The In-Denial Millennial
You like to think you’re Gen Z (born after 1997), but at 26, you’re not. You’re a millennial. A young one. But you’re part of the club (those of us born between 1981 and 1996) nonetheless.
Facebook? Your uncle uses it to post problematic memes – which you always challenge - but you can’t remember your account details because no one your age bothers. TikTok is home and where you spend 75% of your screen time – which, by the way, is down to 80 hours a week after your partial digital cleanse, thank you very much. You had to do something after your claw-like hand started to ache.
You might identify more with Gen Z – your go-to drink is a protein powder shake and, to be fair, you have inherited a lot of Gen Z’s noble traits, like being far more woke than the geriatrics, cuspers and thoroughbreds (more on them later).
You’ve had to teach your older colleagues that full stops are over. Irrelevant. Who needs to indicate when one sentence ends and the other begins anyway?
You think millennials are basic for loving things like brunch and craft beer – but see, there you go again in denial. You don’t have to like craft beer, but don’t pretend you’re not a mid-nineties child.
You’re fun on social media and have a pic-or-it-didn’t-happen approach, and you’re open about everything from periods to mental health. You’re over millennials moaning about being constantly criticised. Get over it.
You were born slap bang in millennial territory, there’s no doubt about it. Cut you open and you bleed avo toast - you resent the cliché, but it’s true. Just DON’T even think about suggesting your avocado habit is the reason you’ll never get on the housing ladder Ok, Boomer? Hellooo, spiraling living costs and the gig economy!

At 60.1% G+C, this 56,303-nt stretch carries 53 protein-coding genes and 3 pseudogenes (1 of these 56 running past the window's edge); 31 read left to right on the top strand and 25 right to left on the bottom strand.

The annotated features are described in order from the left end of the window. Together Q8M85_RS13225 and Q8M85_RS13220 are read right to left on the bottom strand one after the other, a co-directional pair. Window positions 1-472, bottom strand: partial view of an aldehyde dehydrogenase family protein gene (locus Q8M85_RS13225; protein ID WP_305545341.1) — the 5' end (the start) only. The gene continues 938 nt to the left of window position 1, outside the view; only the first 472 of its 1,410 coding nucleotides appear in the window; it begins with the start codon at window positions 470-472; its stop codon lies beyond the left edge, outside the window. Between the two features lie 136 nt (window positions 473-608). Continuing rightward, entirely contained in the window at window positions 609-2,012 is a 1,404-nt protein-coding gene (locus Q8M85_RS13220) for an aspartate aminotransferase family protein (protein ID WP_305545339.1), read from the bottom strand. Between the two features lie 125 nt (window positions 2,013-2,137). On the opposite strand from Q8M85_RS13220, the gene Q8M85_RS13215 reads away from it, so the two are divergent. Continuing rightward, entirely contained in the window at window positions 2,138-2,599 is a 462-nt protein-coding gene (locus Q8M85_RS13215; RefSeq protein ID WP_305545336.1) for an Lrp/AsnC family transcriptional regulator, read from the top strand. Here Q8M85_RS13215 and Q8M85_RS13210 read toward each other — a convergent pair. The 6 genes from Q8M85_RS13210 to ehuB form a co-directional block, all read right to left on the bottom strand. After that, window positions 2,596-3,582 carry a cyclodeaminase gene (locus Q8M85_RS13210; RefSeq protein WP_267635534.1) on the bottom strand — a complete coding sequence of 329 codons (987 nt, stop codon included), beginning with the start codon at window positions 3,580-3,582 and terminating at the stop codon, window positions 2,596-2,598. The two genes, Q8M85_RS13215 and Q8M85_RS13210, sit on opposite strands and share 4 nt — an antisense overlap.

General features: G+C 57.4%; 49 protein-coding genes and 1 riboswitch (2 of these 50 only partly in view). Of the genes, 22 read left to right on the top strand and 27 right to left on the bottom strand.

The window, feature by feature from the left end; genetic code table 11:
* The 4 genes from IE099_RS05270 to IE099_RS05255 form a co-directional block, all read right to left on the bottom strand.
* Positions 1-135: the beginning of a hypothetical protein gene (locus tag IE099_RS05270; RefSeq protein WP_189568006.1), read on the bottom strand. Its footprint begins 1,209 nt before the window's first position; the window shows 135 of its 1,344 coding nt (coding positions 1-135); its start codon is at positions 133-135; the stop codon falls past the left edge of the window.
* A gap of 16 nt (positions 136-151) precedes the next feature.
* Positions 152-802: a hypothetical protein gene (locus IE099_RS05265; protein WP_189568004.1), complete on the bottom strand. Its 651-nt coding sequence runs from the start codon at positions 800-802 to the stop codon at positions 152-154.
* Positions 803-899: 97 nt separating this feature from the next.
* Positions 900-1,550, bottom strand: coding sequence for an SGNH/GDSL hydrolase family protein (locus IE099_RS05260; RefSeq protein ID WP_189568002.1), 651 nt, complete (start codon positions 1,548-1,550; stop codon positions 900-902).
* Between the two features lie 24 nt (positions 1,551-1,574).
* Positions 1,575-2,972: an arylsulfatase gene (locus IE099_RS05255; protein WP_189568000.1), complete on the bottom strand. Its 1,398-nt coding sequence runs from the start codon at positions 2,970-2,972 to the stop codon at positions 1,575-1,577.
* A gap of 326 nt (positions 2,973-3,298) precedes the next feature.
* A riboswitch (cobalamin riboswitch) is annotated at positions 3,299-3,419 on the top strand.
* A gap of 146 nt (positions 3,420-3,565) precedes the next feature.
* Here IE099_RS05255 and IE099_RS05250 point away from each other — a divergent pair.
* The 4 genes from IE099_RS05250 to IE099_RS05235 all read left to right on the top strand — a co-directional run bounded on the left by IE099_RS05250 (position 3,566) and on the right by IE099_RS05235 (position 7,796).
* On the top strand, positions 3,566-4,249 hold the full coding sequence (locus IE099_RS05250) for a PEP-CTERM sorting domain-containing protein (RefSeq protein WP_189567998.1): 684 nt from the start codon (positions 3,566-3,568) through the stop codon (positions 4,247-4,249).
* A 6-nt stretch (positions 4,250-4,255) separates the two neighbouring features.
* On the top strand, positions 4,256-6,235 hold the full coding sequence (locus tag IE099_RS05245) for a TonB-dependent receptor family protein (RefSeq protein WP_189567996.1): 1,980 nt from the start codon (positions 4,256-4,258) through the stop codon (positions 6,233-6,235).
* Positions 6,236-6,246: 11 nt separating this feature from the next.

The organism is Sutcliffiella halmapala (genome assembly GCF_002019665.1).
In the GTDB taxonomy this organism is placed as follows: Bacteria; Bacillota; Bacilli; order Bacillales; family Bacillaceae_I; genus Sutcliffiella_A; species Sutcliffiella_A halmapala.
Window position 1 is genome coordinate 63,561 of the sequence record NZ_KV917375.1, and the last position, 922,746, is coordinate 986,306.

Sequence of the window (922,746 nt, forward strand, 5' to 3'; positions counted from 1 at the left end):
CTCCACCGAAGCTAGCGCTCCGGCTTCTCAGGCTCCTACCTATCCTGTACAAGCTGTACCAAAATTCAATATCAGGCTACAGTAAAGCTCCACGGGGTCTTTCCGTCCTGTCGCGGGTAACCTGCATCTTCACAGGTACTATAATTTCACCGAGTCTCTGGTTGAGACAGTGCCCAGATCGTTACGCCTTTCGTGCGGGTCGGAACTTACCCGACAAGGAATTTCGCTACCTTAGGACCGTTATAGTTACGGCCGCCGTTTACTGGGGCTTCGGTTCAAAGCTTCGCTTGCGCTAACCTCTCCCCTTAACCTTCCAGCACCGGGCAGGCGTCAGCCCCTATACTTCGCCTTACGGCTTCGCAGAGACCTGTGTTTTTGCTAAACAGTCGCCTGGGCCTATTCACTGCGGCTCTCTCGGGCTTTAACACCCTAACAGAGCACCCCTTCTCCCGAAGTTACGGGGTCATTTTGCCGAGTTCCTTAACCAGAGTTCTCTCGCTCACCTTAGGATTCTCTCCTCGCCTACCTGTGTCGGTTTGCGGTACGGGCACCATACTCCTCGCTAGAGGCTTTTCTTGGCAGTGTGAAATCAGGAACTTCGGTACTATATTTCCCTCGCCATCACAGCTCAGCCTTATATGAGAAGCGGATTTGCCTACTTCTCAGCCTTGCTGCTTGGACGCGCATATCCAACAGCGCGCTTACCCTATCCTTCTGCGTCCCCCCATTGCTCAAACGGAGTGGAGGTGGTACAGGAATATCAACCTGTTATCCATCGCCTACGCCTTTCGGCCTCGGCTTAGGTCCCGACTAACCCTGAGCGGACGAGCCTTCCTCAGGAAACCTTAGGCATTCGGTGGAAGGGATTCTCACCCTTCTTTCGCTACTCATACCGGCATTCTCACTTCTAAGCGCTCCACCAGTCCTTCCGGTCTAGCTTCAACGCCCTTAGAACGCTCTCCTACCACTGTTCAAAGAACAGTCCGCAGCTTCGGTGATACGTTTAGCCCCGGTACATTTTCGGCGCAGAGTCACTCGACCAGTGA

When you were younger you managed to avoid any human contact with your first boyfriend because 98% of the relationship took place on MSN. Username: ‘Rainbowmoshergal89’. Vowels were a pointless inconvenience and cutting them out helped save texting credit: ‘Thnkn of u. TB’
You graduated to Facebook shortly afterwards, where you’d upload photo albums with 90 pictures in after every single night out. Perfectly curated, edited, filtered pictures? What?? You uploaded pictures of the side of your head, the taxi floor, Sarah being sick, and there’s one of Dan’s earlobe hanging off after he walked into a glass door.
Come to think of it, you’ve been meaning to go back through and delete that album of you at a party… with the illegal powder clearly in shot… and that stripper who your guy mates hired for a birthday and you and your friends definitely wouldn’t laugh at today. In fact, you’re ashamed to think about what you accepted as ‘banter’ back then. Employers don’t actually check Facebook anymore, right? Might be best to just delete your account altogether. No one even uses Facebook any more, anyway.